In the strategic-arms arena, India is developing longer-range ballistic missiles capable of reaching targets upward of five thousand kilometers away, despite having all of Pakistan covered by its short- and medium-range arsenal. India’s naval modernization program, meanwhile, is geared toward power projection capabilities. Delhi is working diligently to bring its first indigenous aircraft carriers and nuclear submarines to sea in the next five years. (It already operates two carriers and a Russian-leased nuclear submarine).
Perhaps most important, over the past decade India has begun to transform its external relationships after spending much of the twentieth century focused inward on the subcontinent. In East Asia, Delhi is broadening its strategic engagement with the U.S.-allied countries of the Western Pacific. The changes have been most profound with regard to Japan, which is fast becoming one of India’s closest partners in the region. After decades of lukewarm relations, Delhi and Tokyo are now conducting joint military exercises, discussing nuclear cooperation, and talks are underway to make India the first recipient of exported Japanese military hardware in the new century. At its premier Republic Day celebration in January 2014, Japanese prime minister Shinzo Abe was Delhi’s chosen guest.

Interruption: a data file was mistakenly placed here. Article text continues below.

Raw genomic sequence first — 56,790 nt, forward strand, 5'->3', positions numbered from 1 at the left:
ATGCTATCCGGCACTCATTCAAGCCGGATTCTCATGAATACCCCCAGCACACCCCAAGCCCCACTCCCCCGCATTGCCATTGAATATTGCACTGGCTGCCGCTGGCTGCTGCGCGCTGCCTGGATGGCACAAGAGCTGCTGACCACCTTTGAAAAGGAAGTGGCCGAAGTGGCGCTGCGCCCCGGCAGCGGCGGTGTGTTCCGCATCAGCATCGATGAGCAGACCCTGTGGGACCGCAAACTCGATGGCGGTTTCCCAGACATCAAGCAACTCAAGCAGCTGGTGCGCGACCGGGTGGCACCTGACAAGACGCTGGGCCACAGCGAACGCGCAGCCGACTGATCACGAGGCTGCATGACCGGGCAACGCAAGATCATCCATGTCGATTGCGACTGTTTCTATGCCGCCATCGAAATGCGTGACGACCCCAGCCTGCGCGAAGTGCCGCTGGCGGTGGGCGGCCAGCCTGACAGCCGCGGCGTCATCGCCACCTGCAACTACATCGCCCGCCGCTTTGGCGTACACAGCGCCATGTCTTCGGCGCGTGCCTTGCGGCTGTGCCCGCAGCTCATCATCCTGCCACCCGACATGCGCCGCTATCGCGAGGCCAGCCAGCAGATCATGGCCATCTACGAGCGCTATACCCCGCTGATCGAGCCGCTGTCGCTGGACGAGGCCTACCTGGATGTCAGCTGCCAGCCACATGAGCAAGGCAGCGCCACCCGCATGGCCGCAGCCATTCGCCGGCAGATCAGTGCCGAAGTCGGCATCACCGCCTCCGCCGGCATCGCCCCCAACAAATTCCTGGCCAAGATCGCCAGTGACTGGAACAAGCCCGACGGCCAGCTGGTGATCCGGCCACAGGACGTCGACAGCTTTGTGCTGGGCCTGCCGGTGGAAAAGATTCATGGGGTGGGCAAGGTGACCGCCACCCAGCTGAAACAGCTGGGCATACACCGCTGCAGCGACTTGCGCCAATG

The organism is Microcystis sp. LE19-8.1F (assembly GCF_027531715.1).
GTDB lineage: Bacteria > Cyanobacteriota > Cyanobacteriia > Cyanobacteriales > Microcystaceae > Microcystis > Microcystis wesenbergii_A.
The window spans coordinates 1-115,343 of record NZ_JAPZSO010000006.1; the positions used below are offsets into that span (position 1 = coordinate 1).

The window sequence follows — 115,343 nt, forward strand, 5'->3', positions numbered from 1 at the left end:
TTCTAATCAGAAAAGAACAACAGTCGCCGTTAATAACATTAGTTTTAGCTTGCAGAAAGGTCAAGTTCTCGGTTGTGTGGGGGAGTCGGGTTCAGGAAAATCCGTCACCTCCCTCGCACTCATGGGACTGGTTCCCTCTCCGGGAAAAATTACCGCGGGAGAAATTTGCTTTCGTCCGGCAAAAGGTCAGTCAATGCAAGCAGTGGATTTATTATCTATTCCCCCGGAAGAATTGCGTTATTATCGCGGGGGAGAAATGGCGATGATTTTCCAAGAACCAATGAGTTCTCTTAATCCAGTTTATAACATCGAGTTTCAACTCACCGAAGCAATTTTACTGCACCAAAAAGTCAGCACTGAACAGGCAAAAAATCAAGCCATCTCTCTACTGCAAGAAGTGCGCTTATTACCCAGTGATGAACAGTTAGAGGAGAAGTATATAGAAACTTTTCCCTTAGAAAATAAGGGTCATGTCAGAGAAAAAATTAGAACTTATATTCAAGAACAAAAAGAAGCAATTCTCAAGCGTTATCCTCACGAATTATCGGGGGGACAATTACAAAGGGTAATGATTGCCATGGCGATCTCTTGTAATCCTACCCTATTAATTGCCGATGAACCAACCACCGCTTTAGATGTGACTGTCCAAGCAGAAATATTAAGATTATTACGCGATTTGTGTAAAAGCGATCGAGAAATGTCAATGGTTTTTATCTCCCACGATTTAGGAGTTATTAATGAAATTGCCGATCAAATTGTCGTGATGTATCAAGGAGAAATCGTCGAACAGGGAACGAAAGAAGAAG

The most significant change, however, has been the profound transformation of the U.S.-India relationship since 2005, when the two sides signed a ten-year defense partnership agreement and a historic civil-nuclear deal. At the time, U.S.-India defense trade had been limited to a few dozen jet engines and some Firefinder radar. By 2011, India was the third-largest purchaser of U.S. arms, accounting for some $4.5 billion in sales that year alone. By 2013 Delhi had ordered or purchased sensor-fused bombs, Apache helicopters, P8-I surveillance aircraft, M-777 howitzers, C-130J and C-17 transport aircraft, and a large amphibious transport dock. The U.S. now conducts more joint military exercises with India—over fifty a year by one count—than with any other country, NATO allies included. And while the U.S.-India partnership is grounded in a litany of common interests and robust diplomatic and people-to-people exchanges, shared concerns about China’s rise remain a driving force behind the strategic rapprochement.